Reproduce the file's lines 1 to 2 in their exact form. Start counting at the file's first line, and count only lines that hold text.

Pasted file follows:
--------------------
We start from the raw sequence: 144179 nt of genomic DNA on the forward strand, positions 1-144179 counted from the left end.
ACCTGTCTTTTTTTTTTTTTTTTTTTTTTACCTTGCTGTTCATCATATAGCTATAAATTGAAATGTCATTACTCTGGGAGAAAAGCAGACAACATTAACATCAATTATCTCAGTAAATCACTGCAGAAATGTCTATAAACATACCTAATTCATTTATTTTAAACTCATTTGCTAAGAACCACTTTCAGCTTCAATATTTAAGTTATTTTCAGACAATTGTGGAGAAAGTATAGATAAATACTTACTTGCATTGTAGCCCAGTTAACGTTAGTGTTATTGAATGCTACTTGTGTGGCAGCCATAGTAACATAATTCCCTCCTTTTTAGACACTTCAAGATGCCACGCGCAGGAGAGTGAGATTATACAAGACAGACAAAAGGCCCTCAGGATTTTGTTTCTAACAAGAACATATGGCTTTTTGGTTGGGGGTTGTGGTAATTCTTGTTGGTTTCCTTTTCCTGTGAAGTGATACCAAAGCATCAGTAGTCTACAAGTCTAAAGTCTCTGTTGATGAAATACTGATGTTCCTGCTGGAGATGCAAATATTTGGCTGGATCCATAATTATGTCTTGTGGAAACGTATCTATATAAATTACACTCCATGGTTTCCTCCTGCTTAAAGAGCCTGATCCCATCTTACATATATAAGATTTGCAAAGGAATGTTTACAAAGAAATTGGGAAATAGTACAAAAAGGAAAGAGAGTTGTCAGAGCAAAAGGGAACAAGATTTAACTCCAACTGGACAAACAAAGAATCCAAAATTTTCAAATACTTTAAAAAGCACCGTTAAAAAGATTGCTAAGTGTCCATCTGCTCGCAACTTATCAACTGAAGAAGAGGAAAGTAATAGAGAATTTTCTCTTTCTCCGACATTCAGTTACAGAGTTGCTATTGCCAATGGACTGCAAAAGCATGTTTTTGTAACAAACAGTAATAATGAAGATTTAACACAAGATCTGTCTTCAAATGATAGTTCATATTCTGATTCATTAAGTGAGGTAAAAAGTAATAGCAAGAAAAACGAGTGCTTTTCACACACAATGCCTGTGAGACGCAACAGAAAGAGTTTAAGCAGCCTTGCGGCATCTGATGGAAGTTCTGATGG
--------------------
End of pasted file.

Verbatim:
We start from the raw sequence: 144179 nt of genomic DNA on the forward strand, positions 1-144179 counted from the left end.
ACCTGTCTTTTTTTTTTTTTTTTTTTTTTACCTTGCTGTTCATCATATAGCTATAAATTGAAATGTCATTACTCTGGGAGAAAAGCAGACAACATTAACATCAATTATCTCAGTAAATCACTGCAGAAATGTCTATAAACATACCTAATTCATTTATTTTAAACTCATTTGCTAAGAACCACTTTCAGCTTCAATATTTAAGTTATTTTCAGACAATTGTGGAGAAAGTATAGATAAATACTTACTTGCATTGTAGCCCAGTTAACGTTAGTGTTATTGAATGCTACTTGTGTGGCAGCCATAGTAACATAATTCCCTCCTTTTTAGACACTTCAAGATGCCACGCGCAGGAGAGTGAGATTATACAAGACAGACAAAAGGCCCTCAGGATTTTGTTTCTAACAAGAACATATGGCTTTTTGGTTGGGGGTTGTGGTAATTCTTGTTGGTTTCCTTTTCCTGTGAAGTGATACCAAAGCATCAGTAGTCTACAAGTCTAAAGTCTCTGTTGATGAAATACTGATGTTCCTGCTGGAGATGCAAATATTTGGCTGGATCCATAATTATGTCTTGTGGAAACGTATCTATATAAATTACACTCCATGGTTTCCTCCTGCTTAAAGAGCCTGATCCCATCTTACATATATAAGATTTGCAAAGGAATGTTTACAAAGAAATTGGGAAATAGTACAAAAAGGAAAGAGAGTTGTCAGAGCAAAAGGGAACAAGATTTAACTCCAACTGGACAAACAAAGAATCCAAAATTTTCAAATACTTTAAAAAGCACCGTTAAAAAGATTGCTAAGTGTCCATCTGCTCGCAACTTATCAACTGAAGAAGAGGAAAGTAATAGAGAATTTTCTCTTTCTCCGACATTCAGTTACAGAGTTGCTATTGCCAATGGACTGCAAAAGCATGTTTTTGTAACAAACAGTAATAATGAAGATTTAACACAAGATCTGTCTTCAAATGATAGTTCATATTCTGATTCATTAAGTGAGGTAAAAAGTAATAGCAAGAAAAACGAGTGCTTTTCACACACAATGCCTGTGAGACGCAACAGAAAGAGTTTAAGCAGCCTTGCGGCATCTGATGGAAGTTCTGATGG